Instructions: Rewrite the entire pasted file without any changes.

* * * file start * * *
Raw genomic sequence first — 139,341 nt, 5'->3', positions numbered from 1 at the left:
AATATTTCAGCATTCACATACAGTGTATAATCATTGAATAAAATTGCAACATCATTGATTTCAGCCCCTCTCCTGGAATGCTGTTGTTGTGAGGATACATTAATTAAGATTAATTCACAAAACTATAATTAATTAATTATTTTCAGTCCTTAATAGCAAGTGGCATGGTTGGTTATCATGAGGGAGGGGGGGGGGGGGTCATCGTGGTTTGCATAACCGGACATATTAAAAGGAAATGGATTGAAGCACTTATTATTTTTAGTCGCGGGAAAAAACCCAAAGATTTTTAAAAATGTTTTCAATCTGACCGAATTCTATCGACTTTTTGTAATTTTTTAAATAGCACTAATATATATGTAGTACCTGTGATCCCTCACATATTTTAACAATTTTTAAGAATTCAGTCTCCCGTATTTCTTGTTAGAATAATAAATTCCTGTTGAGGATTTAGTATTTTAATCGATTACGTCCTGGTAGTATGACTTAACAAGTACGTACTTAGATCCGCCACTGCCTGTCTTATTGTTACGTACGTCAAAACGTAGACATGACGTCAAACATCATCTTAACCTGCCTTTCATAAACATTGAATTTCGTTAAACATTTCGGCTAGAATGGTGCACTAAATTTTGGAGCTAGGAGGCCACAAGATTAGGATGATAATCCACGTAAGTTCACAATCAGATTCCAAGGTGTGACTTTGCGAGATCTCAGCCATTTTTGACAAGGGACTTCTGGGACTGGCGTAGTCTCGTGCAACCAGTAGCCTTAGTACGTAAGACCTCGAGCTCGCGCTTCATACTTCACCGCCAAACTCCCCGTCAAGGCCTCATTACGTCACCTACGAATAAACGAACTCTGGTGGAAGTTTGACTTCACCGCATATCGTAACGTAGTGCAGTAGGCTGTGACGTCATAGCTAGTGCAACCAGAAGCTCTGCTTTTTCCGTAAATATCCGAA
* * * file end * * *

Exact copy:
Raw genomic sequence first — 139,341 nt, 5'->3', positions numbered from 1 at the left:
AATATTTCAGCATTCACATACAGTGTATAATCATTGAATAAAATTGCAACATCATTGATTTCAGCCCCTCTCCTGGAATGCTGTTGTTGTGAGGATACATTAATTAAGATTAATTCACAAAACTATAATTAATTAATTATTTTCAGTCCTTAATAGCAAGTGGCATGGTTGGTTATCATGAGGGAGGGGGGGGGGGGGTCATCGTGGTTTGCATAACCGGACATATTAAAAGGAAATGGATTGAAGCACTTATTATTTTTAGTCGCGGGAAAAAACCCAAAGATTTTTAAAAATGTTTTCAATCTGACCGAATTCTATCGACTTTTTGTAATTTTTTAAATAGCACTAATATATATGTAGTACCTGTGATCCCTCACATATTTTAACAATTTTTAAGAATTCAGTCTCCCGTATTTCTTGTTAGAATAATAAATTCCTGTTGAGGATTTAGTATTTTAATCGATTACGTCCTGGTAGTATGACTTAACAAGTACGTACTTAGATCCGCCACTGCCTGTCTTATTGTTACGTACGTCAAAACGTAGACATGACGTCAAACATCATCTTAACCTGCCTTTCATAAACATTGAATTTCGTTAAACATTTCGGCTAGAATGGTGCACTAAATTTTGGAGCTAGGAGGCCACAAGATTAGGATGATAATCCACGTAAGTTCACAATCAGATTCCAAGGTGTGACTTTGCGAGATCTCAGCCATTTTTGACAAGGGACTTCTGGGACTGGCGTAGTCTCGTGCAACCAGTAGCCTTAGTACGTAAGACCTCGAGCTCGCGCTTCATACTTCACCGCCAAACTCCCCGTCAAGGCCTCATTACGTCACCTACGAATAAACGAACTCTGGTGGAAGTTTGACTTCACCGCATATCGTAACGTAGTGCAGTAGGCTGTGACGTCATAGCTAGTGCAACCAGAAGCTCTGCTTTTTCCGTAAATATCCGAA